Registered Rep.: Are advisors using closed-end funds correctly?
Patrick Galley: In my opinion, they should be looking at them on a total return basis, but I think there a lot of investors out there that look at them just on a yield basis. They'll bid up closed-end funds pretty high based off the yield, but I think that's a recipe for disaster at some point in the future. As long as everything is going well, that works. But I think there's a lot of downside risk that you're taking by investing just off of yield.
RR: How did closed-end funds respond to the volatility in the markets at the beginning of August?
PG: With the fear that ensued, that uncertainty spooked investors. There are no outflows in closed-end funds, but investors that are looking to get out have to sell them, and that selling pressure pushes discounts wider. For all closed-end funds, the average discounts were at 2 percent on June 30, and they got to almost 9 percent on Aug. 8. As of Aug. 15, they were 3.8 percent on average.
RR: Do you expect that widening to continue?
PG: At some point, the fear will subside. I think equities are still going to have fear associated with them, given investors were just burned recently. So that means a lot of closed-end funds that are income-producing closed-end funds will definitely be a place investors will be going to, and with the Fed saying they're going to keep short-term rates low for the next couple of years, that also makes a strong case for closed-end funds. I wouldn't be surprised if we get below that 2 percent average discount when that fear subsides.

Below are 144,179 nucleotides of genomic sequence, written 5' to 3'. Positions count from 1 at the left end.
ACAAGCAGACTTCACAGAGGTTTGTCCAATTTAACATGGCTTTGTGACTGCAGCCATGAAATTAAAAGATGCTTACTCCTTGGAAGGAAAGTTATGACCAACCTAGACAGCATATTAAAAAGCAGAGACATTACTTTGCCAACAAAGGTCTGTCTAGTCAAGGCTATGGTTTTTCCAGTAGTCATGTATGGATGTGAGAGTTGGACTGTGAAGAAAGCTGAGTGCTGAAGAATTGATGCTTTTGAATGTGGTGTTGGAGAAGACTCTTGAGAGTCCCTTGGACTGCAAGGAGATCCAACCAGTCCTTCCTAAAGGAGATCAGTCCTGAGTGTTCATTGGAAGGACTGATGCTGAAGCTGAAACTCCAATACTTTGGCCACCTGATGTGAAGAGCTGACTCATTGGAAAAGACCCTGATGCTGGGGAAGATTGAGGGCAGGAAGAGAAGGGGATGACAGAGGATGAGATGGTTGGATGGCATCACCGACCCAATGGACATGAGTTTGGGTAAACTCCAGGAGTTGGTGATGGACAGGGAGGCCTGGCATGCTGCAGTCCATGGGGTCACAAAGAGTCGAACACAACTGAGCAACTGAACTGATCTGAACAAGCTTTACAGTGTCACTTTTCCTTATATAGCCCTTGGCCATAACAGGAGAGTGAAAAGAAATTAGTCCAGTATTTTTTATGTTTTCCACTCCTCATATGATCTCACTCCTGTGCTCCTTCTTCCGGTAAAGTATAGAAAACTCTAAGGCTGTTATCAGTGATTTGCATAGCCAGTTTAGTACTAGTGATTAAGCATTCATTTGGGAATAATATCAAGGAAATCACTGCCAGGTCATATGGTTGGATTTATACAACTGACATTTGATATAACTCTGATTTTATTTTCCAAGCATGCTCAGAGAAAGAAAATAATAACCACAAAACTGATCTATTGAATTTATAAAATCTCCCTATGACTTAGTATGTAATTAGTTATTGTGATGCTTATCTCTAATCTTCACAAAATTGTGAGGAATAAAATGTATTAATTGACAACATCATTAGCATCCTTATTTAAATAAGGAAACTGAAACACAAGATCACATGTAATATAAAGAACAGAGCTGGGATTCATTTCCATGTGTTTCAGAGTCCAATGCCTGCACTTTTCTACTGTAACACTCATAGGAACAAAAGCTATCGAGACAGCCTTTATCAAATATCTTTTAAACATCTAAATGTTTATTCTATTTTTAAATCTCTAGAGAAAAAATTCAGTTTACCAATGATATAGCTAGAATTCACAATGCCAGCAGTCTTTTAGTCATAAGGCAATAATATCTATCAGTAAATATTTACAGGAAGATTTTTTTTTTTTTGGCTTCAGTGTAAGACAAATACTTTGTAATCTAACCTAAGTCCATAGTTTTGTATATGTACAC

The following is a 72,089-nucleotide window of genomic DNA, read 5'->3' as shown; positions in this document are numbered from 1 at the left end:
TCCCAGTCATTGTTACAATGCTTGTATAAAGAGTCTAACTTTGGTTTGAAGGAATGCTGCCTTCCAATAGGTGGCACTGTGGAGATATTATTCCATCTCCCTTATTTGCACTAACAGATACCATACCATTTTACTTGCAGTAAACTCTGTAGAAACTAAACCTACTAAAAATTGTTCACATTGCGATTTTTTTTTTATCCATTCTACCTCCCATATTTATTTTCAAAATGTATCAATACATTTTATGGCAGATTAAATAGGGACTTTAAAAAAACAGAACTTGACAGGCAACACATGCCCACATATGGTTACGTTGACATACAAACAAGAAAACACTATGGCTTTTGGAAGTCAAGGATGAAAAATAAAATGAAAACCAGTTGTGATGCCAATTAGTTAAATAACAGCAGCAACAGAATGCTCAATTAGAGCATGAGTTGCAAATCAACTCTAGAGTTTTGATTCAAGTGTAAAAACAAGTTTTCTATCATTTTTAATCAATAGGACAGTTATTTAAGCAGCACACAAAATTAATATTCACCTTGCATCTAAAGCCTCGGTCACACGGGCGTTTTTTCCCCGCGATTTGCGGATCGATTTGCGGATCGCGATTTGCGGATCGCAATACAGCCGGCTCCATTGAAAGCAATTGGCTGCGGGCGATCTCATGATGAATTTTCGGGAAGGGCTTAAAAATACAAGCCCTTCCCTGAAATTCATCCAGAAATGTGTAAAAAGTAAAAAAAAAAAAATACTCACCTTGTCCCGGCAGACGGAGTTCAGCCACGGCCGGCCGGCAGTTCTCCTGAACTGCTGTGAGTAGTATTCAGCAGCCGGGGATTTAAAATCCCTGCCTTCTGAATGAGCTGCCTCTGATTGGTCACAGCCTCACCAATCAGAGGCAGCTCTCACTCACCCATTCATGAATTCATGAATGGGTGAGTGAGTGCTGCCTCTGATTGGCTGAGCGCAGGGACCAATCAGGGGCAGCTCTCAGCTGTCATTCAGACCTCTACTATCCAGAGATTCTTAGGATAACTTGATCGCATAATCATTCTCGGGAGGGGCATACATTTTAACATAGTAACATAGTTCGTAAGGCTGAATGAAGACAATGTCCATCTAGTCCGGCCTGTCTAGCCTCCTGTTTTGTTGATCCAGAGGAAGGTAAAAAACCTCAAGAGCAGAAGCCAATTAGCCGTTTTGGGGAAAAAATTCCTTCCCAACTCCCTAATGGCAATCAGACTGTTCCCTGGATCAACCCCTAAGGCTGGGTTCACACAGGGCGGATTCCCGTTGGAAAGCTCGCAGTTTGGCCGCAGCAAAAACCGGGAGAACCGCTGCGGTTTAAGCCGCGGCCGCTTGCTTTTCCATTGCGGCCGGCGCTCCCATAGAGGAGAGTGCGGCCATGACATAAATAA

RR: How do closed-ends behave differently than open-end mutual funds in times of volatility?
PG: In times of volatility, they definitely are more volatile than open-end mutual funds because of the discount volatility. When the fear increases, there are more sellers than buyers. The average daily volume is typically around $400-$500 million in taxable closed-end funds. The average volume peak on Aug. 8 was almost $1.5 billion, and most of that is due to sellers.
RR: Any advice on how advisors should play closed-end funds right now?
PG: My advice would be to have dry powder on the sidelines, and that dry powder could be in the form of cash or other investments such as ETFs and open-end funds. You don't want to be all-in on closed-end funds. And when volatility increases and fear increases, that's the time to buy, not sell. So you're using that dry powder to put back into closed-end funds.